On his March 31st return trip to Butte, O’Reilly was met at Garrison by a committee of citizens from Butte and escorted by a special train for his address at the Opera House that night. Entertainment by the Emmet Band preceded his remarks entitled, “The Present Conditions of the Irish Question.” It was reported in the press that he was “scholarly, moderate, convincing, and on the whole was the best statement on the subject.” In his lecture O’Reilly reviewed the political and economic history of 19th century Ireland, and detailed the uprisings and revolutions during the past 700 years. “The Irish question is no longer a question of politics but has become the leading question of English morality and common sense.” He noted that $1,000,000 a year was sent by Irish America to Ireland to stem evictions.
As with every person featured in this series, O’Reilly firmly believed in Irish independence. Initially he favored armed rebellion as a means to achieve his goal. His imprisonment in Australia and treatment by the British judicial system influenced his thinking on the subject. He eventually viewed violent armed rebellion as ineffective because several armed rebellions in Ireland had not accomplished independence. He became interested in promoting Home Rule legislation, a more gradual and non violent means for obtaining independence. This approach was firmly supported by many Irish politicians, especially the highly respected Charles Stewart Parnell, who secured O’Reilly’s acceptance of Home Rule. In addition to promoting Home Rule for Ireland, O’Reilly firmly believed assimilation of Irish immigrants into American society would do more for Irish independence than previous attempts at achieving independence. He was solidly on the path of accepting a less violent approach to achieving independence.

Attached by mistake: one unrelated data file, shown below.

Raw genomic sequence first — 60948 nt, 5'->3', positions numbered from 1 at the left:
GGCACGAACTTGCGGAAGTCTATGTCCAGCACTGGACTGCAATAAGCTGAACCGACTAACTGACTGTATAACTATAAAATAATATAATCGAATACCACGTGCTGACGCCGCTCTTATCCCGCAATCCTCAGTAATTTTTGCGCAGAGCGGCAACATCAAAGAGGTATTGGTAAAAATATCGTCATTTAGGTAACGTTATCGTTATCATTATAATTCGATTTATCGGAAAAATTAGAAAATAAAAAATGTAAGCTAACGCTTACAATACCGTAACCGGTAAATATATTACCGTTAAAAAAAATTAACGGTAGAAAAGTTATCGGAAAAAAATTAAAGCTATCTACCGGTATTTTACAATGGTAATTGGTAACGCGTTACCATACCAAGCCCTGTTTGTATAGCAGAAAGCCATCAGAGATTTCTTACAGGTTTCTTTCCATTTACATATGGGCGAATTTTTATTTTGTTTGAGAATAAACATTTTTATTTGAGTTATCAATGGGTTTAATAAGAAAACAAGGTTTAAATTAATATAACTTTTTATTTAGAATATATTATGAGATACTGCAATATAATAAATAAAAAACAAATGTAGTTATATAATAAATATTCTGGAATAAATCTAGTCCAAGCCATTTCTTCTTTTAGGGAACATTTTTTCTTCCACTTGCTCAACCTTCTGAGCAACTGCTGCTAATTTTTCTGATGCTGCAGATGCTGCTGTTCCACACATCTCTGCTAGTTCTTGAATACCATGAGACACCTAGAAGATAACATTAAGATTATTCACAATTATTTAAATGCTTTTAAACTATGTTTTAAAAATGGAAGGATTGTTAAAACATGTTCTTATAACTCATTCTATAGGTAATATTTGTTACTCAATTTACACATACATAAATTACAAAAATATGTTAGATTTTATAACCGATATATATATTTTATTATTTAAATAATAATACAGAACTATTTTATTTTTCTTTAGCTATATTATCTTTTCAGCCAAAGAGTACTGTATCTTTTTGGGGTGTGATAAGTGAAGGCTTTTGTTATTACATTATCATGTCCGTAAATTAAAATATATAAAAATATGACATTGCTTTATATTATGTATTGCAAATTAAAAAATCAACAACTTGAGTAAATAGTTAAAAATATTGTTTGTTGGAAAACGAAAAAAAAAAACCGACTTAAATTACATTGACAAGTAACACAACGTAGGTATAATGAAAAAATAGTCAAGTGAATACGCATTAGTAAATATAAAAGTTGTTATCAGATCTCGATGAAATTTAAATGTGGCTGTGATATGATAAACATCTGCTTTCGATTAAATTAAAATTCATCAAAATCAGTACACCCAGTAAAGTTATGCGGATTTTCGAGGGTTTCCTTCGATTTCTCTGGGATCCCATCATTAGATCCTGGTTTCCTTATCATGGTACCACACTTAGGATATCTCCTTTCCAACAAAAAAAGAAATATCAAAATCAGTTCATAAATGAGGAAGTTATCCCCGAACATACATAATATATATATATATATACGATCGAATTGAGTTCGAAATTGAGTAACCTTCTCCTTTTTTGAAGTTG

O’Reilly brought this perspective to Butte where opinion was divided concerning the strategy for obtaining Irish independence. This division reflected public opinion both in Irish America and Ireland. Would Irish independence be obtained through violent armed rebellion or by legislation and the judicial system? This division was reflected locally where Butte’s Robert Emmet Literary Association took a more radical approach to Irish independence that differed from O’Reilly and Butte’s increasing support for Home Rule. His visit to Butte gave support and a boost to advocates in Butte supporting Home Rule. Unfortunately for Home Rule advocates, the legislation failed after three attempts in the British Parliament. The resulting frustration led to more acceptance of armed violence as a means to achieve independence, as witnessed by the Dublin Easter Rising of 1916 just twenty six years after John Boyle O’Reilly’s visit to Butte.
This is John Conlan and thanks for listening to this episode of the Harp Without the Crown.